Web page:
The Social Psychology of Goodness

The Social Psychology of Goodness - Leads to matching...

Info iconThis preview shows page 1. Sign up to view the full content.

View Full Document Right Arrow Icon
The Social Psychology of Goodness We form relationships with select others Self-enhancement extends to liked individuals What determines liking? Mere exposure: repeated encounters with novel stimuli increase liking True for people, too May explain effect of proximity on attraction A result of classical conditioning? Physical attractiveness Influence choice of romantic partner Influences other kinds of liking, too Attractive people perceived as “better” in many ways Attractive people are more socially competent Reflects action of self-fulfilling prophecies Similarity Liking highest for those who share our personality, interests, or attitudes Rewards In general, we seek attractive and similar individuals because of rewards they give us. Personal satisfaction Social status due to their perceived “value”
Background image of page 1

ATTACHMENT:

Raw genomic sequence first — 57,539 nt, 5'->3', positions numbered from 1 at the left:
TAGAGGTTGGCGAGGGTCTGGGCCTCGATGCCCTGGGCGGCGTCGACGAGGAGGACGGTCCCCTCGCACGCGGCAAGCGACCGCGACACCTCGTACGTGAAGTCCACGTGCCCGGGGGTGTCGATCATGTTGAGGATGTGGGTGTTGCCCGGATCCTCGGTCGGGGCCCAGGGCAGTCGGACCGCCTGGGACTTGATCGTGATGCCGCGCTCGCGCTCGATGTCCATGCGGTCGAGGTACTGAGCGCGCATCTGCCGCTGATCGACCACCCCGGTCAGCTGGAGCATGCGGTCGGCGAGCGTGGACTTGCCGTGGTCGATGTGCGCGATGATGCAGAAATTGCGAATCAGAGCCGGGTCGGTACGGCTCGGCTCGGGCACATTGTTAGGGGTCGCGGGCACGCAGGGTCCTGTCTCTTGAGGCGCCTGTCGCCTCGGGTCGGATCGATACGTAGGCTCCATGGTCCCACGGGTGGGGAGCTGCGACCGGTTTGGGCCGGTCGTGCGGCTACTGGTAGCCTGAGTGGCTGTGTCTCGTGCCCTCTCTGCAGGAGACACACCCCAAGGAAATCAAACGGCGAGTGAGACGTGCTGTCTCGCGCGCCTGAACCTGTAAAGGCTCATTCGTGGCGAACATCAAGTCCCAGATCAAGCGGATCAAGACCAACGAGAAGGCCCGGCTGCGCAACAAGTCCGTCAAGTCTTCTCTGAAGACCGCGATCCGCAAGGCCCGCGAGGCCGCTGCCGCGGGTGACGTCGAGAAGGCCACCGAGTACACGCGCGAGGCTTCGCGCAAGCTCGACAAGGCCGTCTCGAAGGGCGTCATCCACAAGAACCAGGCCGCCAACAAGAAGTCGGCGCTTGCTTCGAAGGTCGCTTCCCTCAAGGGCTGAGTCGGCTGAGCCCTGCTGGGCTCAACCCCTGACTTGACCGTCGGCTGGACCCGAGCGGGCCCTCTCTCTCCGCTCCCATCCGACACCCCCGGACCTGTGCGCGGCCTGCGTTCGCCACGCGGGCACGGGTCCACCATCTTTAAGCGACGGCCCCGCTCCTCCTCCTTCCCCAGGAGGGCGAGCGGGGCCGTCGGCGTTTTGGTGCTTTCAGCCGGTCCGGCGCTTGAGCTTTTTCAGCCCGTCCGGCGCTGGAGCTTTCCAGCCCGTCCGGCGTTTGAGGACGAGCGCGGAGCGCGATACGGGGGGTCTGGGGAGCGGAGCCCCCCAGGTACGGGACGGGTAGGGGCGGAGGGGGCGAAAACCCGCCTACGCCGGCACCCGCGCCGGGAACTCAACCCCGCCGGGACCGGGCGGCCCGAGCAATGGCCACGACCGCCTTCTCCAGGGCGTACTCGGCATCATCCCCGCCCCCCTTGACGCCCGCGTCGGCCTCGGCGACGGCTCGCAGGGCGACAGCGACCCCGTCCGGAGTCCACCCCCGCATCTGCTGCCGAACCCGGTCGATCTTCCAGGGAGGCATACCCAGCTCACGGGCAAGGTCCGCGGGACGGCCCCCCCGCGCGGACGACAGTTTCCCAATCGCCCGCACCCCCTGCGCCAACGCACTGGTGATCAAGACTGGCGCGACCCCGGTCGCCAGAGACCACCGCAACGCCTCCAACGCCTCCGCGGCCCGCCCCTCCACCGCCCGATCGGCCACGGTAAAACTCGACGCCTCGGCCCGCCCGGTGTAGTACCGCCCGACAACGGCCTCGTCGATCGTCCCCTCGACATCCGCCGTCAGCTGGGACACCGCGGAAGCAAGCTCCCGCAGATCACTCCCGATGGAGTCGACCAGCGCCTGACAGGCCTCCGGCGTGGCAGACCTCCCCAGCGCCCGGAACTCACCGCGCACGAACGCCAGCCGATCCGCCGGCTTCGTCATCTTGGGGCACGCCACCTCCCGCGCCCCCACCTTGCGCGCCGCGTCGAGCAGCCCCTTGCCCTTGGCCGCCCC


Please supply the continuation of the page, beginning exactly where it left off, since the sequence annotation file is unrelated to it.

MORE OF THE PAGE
This is the end of the preview. Sign up to access the rest of the document.

Unformatted text preview: Leads to matching Partners and friends tend to be similar in attractiveness and other characteristics Maximizing rewards means partners and friends tend to be similar in attractiveness and other characteristics Exceptions tend to involve tradeoffs—mismatched rewards that balance out We form groups Group: any possible combination of people, regardless of proximity, organization, and so on We like being and groups Self-enhancement applies to groups as well Ingroup bias: biased ratings and treatment of our group (ingroup) relative to another group Minimal groups Ingroup bias can emerge even when groups are defined by minimal criteria Prejudice Neuroscience: greater amygdala activation among whites when viewing African American faces...
View Full Document

{[ snackBarMessage ]}

Ask a homework question - tutors are online